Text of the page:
It was a crazy life, up at 6am to milk, then to the dairy or the shop, then up to the pasture, milking again, dairy again, paperwork, bed. It used all her strength, she adored it, and her sheer energy won the locals over. Journalists from around the world came to see her in her jeans, cami-top and Ethiopian hat, a symbol of integration for all of Italy. For the first eight years she could tell them, with her joyous smile, that there had never been any trouble. Suspicion, yes, at first. But actual trouble, no. And she had been lucky. After high school she had studied sociology in Rome and Trento on a scholarship, so she already spoke good Italian, and though she had returned to Ethiopia afterwards her Italian residency papers were still in order. In Trento, she still had friends. During last year’s lockdown friends old and new passed word that she had a lot of perishable stock to clear, and everything was sold.
Yet there had always been more difficult neighbours: bears and wolves, which she scared away with bangers, and a few thugs, fans of hard-right politicians, who rode motorbikes among the goats or set their dogs on them. In 2018 a man came into the barn as she cleaned the milking machine, seized her by the shoulder and told her to go back home. Another sliced the udder from one of her loveliest pure-white goats. She had blamed wolves at first. It felt safer now to move down from her secluded mountain shelter to Plankerhof, a hamlet near Frassilongo, to a flat beside the church.
The intruders said her goats had damaged their property. They also objected to the African refugees and migrants she took on to help when she was busiest. That was her latest project, to use a fine resource that was being wasted, just like the land. She would find young men with permission to stay, but no work, and teach them to look after goats. Naturally they could handle it; they were refugees. Local jobless lads might want to join in too, and they could even form co-operatives—her teeming mind running ahead of itself, as usual. She began by taking on one young man at a time, from Ghana or Mali, hoping to transform them into goat-lovers as fervent as herself. From the start, as they climbed up to pasture, she would ask them: “Are you happy?” They had to be, she felt. But it was not so for Suleiman from Ghana, who just after Christmas argued with her about unpaid wages, and ended by killing her.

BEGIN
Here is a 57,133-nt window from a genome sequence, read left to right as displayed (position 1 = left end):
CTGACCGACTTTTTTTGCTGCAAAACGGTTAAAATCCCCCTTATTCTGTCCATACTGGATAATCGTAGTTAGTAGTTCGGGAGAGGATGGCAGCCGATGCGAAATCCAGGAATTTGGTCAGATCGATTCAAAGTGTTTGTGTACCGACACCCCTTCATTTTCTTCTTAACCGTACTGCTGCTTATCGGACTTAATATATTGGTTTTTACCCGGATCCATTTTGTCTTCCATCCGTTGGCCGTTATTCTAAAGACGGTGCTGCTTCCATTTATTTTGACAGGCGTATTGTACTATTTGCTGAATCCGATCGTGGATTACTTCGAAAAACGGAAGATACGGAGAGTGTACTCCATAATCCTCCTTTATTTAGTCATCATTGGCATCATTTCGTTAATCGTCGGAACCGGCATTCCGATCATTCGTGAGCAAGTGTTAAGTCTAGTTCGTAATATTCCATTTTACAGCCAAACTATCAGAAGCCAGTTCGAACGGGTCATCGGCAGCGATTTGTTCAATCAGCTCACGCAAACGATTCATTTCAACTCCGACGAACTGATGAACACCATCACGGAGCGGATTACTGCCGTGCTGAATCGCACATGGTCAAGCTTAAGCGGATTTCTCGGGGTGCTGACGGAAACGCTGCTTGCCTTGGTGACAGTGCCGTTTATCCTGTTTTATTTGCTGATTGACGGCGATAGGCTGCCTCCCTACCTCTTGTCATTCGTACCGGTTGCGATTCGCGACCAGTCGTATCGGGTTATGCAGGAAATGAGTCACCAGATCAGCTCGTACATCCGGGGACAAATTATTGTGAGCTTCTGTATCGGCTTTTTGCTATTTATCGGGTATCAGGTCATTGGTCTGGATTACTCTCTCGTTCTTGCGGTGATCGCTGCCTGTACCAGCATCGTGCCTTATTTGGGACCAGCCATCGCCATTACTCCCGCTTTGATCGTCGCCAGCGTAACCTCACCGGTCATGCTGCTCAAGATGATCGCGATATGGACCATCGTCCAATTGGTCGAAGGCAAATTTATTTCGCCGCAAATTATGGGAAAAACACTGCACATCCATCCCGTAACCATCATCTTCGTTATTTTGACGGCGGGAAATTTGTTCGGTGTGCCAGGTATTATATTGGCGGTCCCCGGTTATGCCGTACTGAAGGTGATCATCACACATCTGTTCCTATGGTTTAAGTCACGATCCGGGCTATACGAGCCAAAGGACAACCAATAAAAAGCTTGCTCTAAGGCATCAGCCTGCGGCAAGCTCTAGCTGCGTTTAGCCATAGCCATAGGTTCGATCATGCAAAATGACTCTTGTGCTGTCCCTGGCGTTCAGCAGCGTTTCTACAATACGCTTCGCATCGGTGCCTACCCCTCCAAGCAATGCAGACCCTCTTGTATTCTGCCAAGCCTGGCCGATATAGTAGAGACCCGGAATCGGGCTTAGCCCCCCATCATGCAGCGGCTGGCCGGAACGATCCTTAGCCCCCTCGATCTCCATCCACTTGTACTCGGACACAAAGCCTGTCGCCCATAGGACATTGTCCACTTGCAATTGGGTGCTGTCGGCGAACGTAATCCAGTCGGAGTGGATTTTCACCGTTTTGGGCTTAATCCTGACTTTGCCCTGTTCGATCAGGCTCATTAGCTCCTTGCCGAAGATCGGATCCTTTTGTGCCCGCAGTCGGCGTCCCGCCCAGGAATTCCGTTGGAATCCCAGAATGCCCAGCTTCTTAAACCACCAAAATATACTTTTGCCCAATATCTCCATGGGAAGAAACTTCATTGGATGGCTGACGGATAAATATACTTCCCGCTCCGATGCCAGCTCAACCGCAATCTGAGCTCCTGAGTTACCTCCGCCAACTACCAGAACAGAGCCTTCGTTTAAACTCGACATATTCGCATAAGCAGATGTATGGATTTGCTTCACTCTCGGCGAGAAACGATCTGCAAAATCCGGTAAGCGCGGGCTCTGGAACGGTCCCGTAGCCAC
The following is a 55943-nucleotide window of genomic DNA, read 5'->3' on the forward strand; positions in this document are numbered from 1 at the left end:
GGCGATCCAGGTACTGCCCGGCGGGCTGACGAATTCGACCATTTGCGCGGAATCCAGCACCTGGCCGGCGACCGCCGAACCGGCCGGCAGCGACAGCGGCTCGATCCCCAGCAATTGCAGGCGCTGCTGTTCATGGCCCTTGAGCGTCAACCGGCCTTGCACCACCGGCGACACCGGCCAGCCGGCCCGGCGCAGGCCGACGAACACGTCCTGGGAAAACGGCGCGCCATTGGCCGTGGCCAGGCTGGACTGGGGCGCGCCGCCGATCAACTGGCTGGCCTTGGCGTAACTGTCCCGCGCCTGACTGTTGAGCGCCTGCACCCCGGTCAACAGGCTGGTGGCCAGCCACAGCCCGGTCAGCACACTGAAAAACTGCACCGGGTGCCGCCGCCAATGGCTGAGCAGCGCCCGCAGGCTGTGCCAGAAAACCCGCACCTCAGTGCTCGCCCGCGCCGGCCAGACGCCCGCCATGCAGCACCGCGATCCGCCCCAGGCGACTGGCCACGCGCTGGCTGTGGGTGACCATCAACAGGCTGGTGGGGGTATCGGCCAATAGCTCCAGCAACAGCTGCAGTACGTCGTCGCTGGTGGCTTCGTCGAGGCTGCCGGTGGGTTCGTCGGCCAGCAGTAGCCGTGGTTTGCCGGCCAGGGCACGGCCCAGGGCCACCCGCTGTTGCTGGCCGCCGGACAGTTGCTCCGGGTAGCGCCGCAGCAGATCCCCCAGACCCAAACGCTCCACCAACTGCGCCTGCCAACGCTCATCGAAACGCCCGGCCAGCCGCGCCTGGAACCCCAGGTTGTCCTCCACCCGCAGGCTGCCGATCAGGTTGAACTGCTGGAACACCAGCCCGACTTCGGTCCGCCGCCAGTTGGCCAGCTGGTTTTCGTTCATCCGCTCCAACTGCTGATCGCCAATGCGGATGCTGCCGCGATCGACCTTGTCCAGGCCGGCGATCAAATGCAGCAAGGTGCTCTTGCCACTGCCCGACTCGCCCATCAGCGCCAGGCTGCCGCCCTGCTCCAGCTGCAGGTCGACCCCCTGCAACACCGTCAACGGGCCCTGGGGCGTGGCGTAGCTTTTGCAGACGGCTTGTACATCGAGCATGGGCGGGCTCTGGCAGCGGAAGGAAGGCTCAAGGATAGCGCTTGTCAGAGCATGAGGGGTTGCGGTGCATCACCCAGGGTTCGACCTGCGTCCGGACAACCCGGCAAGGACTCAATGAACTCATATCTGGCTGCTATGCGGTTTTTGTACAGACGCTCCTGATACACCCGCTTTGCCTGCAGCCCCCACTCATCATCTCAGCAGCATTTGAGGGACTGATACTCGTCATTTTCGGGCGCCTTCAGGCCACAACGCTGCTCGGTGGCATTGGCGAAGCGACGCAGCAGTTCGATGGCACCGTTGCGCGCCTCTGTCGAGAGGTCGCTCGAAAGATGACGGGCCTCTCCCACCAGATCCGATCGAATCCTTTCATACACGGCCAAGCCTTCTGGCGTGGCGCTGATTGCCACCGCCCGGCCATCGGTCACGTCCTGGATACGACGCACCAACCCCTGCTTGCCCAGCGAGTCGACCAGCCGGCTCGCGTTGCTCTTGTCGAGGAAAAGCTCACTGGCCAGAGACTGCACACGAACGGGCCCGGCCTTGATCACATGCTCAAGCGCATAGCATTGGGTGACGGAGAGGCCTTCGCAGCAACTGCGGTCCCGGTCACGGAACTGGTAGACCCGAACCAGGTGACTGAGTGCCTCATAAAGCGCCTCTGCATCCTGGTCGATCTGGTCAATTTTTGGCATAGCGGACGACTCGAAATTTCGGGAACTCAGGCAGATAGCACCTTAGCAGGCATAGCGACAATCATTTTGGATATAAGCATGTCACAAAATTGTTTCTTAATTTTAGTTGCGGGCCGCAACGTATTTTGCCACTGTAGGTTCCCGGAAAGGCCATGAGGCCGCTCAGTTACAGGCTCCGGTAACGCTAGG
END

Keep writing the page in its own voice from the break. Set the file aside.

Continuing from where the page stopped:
Evading the police, he fled up to the barn and tried to lose himself among the goats. But they were hungry and agitated by the absence of their mistress, and did not welcome him. Once he was taken away, the good neighbours of Frassilongo trudged through the snow to feed them. ■
This article appeared in the Obituary section of the print edition under the headline “The milk of human kindness”